6. Complete National Accounts: data is complete and complies with all (NZ) SNA definitions and quality requirements. No adjustments after this point.
  7. Data for publication and story-telling: data is ready for meeting the customer and data quality requirements and steady state guarantees confidential data isn’t disclosed.
  8. Archived published data: published data that is archived and accessible in the long-term.

Attributes of data in a steady state

Since steady states provide points in the data value chain where an acceptable level of quality is achieved, the quality criteria along with the measures and tolerances for each of those criteria must be agreed as a start.

Establishing these criteria prior to processing means that steady states can serve as strategic monitoring points, helping to identify and isolate potential issues before they become increasingly significant problems further along the value chain.

The criteria or attributes of steady states are determined based on the needs of the organisation but can include the following:


Steady state data must have quality metadata. The concepts, variables, reference period and other relevant metadata must be defined, as well as being standardised across multiple datasets.

Quality standards met

To be a steady state the data must satisfy quality standards. These standards must be clearly defined in advance. Data can be reprocessed until standards are met.


Each steady state must have at least one defined user to be relevant and valuable.


Each steady state must have an ‘owner’ responsible for the data design and realisation of quality. At Statistics New Zealand this role would currently be referred to as the ‘data custodian’. The data custodian is responsible for authorising use.

Available for common reuse

A steady state should be able to be picked up and become an input into another relevant business process. Structural, descriptive and quality metadata allows for this reuse. Centralised storage of steady states (i.e. datasets) can help facilitate this in practice.

Benefits of using steady states

There are numerous benefits for identifying and using steady states in statistical production:

  • Steady states allow for the adoption of a modern approach to statistical production where data is used for several purposes/outputs. A steady state can become an input into another process at any point.
  • Steady states can subsequently be used for production design and even for designing organisational structures.
  • Steady states allows the business to clearly identify the information assets it holds, allowing for improved information risk, security and capacity management.
  • Having quality defined upfront is more efficient than trying to continuously improve data quality throughout the production process.
  • Steady states fundamentally have good metadata management, which supports an environment where data is more open and reusable allowing more value to be extracted.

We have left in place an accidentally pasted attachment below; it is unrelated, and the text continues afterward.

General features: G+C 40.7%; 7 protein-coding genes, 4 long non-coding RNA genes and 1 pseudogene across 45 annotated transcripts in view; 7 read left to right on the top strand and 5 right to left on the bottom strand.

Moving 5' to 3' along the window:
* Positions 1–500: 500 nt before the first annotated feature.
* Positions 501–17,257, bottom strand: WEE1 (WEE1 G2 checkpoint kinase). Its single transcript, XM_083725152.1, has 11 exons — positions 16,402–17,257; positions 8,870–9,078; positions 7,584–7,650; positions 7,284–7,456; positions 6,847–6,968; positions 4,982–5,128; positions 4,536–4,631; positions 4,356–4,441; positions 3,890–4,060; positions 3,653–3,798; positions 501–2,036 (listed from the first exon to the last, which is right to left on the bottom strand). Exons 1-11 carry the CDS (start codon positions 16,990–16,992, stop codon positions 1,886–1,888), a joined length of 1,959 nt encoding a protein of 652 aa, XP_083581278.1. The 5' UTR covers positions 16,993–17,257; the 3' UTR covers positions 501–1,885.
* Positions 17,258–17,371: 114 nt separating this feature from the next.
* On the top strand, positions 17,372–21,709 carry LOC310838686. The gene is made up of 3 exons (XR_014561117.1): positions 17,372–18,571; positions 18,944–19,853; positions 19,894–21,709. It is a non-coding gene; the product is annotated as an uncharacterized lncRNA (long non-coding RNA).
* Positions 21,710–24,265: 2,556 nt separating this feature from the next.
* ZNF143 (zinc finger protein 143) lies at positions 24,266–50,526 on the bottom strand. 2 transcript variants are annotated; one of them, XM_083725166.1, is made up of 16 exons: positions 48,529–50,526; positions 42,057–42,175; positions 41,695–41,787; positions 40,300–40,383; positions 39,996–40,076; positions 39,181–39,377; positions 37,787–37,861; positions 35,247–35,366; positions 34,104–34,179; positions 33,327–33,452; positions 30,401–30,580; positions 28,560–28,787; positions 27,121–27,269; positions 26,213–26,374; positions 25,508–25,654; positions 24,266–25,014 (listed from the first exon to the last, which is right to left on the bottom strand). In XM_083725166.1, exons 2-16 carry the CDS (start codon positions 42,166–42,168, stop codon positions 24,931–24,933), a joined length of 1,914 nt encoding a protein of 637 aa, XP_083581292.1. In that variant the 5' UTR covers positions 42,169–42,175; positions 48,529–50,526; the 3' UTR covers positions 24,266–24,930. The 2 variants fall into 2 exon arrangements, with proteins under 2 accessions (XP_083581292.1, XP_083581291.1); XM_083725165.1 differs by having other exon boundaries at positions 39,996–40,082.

• Steady states allow for fall-back scenarios. If a step in the production process fails, there is a predefined and steady based to return to.
  • The different pieces in the statistical value chain are clearly identified, making the work planning and prioritisation process clearer.

Steady states and other models

Steady states and quality gates

Steady states are similar to the concept of quality gates. Quality gates are a project management concept and in simple terms they refer to points in a project’s life cycle when a steering committee or change board can decide whether to continue with the project or not.

In wider process management, a quality gate is a point in a process where the quality of a product is assessed to see if it is meeting the need for which it was designed.

Based on a set of agreed quality criteria and associated measures defined by acceptable tolerances, quality gates can be used to approve output datasets to move on to the next point in the value chain or to initiate corrections or re-processing to mitigate unacceptable levels of errors uncovered in the output datasets.

Steady states and the Generic Statistical Business Process model (GSBPM)

The statistical process detailed in the GSBPM is also known as a statistical value chain. The GSBPM describes the processes or transformations that data undergoes along this value chain. Steady states can therefore also be mapped to the processes and sub-processes of the GSBPM.

The GSBPM: Quality management and metadata management occur throughout the model; the stages of the model include specify needs, design, build, collect, process, analyse, disseminate, and evaluate; an arrow indicates that the statistical value chain works from left to right on this model.